Battle of Maldon

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Battle of Maldon
Part of the Viking invasions of England
Brythnoth statue Maldon.jpg
A statue of Byrhtnoth in Maldon
Date 10 (possibly 11) August 991
Location Maldon, Essex, England
Result Viking victory
Anglo-Saxons Vikings
Commanders and leaders
Byrhtnoth  Olaf Tryggvason?
Unknown 2,000–4,000 men
Casualties and losses
unknown unknown
Battle of Maldon is located in the United Kingdom
Battle of Maldon
Map showing the location of the Battle of Maldon

The Battle of Maldon took place three weeks before Whitsun on 10 (possibly 11) August 991 AD near Maldon beside the River Blackwater in Essex, England, during the reign of Aethelred the Unready. Earl Byrhtnoth and his thegns led the English against a Viking invasion. The battle ended in an Anglo-Saxon defeat. After the battle Archbishop Sigeric of Canterbury and the aldermen of the south-western provinces advised King Aethelred to buy off the Vikings rather than continue the armed struggle. The result was a payment of 10,000 Roman pounds (3,300 kg) of silver, the first example of Danegeld in England.

An account of the battle, embellished with many speeches attributed to the warriors and with other details, is related in an Old English poem which is usually named The Battle of Maldon. A modern embroidery created for the millennium celebration in 1991 and, in part, depicting the battle, can be seen at the Maeldune Centre in Maldon.

One manuscript of the Anglo-Saxon Chronicle said a Norwegian, Olaf Tryggvason, led the Viking forces, estimated to have been between 2,000 and 4,000 fighting men. A source from the 12th century, Liber Eliensis, written by the monks at Ely, suggests that Byrhtnoth had only a few men to command: "he was neither shaken by the small number of his men, nor fearful of the multitude of the enemy". Not all sources indicate such a disparity in numbers.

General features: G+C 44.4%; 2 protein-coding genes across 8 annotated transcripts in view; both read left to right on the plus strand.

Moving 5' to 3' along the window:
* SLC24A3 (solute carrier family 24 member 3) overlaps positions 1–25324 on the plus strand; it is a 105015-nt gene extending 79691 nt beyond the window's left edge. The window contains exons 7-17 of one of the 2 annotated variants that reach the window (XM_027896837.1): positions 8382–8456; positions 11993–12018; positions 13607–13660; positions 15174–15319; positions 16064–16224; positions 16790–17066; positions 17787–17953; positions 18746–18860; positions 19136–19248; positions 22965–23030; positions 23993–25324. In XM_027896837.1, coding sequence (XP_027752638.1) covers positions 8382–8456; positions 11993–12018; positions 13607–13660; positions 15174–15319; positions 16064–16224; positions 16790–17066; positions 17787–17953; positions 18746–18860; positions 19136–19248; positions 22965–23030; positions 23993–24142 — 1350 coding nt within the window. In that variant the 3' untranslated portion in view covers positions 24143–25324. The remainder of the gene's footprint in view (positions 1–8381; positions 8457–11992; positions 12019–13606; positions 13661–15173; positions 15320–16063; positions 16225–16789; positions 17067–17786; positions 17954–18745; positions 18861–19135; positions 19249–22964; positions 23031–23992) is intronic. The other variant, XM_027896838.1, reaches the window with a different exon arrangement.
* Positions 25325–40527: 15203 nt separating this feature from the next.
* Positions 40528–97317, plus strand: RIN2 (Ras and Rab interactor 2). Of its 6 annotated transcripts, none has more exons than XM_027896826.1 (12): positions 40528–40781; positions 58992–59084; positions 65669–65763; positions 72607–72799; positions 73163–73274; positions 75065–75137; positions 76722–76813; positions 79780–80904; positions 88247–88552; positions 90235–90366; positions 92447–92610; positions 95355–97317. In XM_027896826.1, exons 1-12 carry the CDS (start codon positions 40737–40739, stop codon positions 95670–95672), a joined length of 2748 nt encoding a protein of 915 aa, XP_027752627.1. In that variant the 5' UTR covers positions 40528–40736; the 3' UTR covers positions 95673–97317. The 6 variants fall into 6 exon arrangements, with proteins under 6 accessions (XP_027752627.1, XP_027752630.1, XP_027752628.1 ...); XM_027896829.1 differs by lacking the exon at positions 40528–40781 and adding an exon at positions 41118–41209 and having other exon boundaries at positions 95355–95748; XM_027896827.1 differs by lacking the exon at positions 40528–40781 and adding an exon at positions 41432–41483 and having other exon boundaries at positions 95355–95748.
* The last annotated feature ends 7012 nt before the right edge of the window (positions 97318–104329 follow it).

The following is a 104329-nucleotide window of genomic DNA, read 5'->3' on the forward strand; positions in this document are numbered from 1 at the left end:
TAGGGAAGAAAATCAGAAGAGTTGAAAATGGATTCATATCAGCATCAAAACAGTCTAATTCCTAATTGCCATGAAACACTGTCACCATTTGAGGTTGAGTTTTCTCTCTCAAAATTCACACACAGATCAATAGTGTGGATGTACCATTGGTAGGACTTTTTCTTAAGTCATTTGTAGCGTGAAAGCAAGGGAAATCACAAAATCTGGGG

The poem The Battle of Maldon

'The Battle of Maldon' is the name conventionally given to a surviving 325-line fragment of Old English poetry. Linguistic study has led to the conjecture that initially the complete poem was transmitted orally, then in a lost manuscript in the East Saxon dialect and now survives as a fragment in the West Saxon form, possibly that of a scribe active at the Monastery of Worcester late in the 11th century.[1] It is fortuitous that this was attached at an early date to a very notable manuscript, Asser's Life of King Alfred, which undoubtedly assisted in its survival. The manuscript, by now detached, was burned in the Cotton library fire at Ashburnham House in 1731. The keeper of the collection, John Elphinstone (or his assistant, David Casley),[2] had transcribed the 325 lines of the poem in 1724, but the front and back pages were already missing from the manuscript (possibly around 50 lines each): an earlier catalogue described it as fragmentum capite et calce mutilatum ("mutilated at head and heel"). As a result, vital clues about the purpose of the poem and perhaps its date have been lost.

At the time of battle, English royal policy of responding to Viking incursions was split. Some favoured paying off the Viking invaders with land and wealth, while others favoured fighting to the last man. The poem suggests that Byrhtnoth held this latter attitude, hence his moving speeches of patriotism.

The Vikings sailed up the Blackwater (then called the Panta), and Byrhtnoth called out his levy. The poem begins with him ordering his men to stand and to hold weapons. His men, except for his household guard, were peasants and householders from the area. He ordered them to "send steed away and stride forwards": they arrived on horses but fought on foot. The Vikings sailed up to a small island in the river. At low tide, the river leaves a land bridge from this island to the shore; the description seems to have matched the Northey Island causeway at that time. This would place the site of the battle about two miles southeast of Maldon. Olaf addressed the Saxons, promising to sail away if he was paid with gold and armour from the lord. Byrhtnoth replied, "We will pay you with spear tips and sword blades."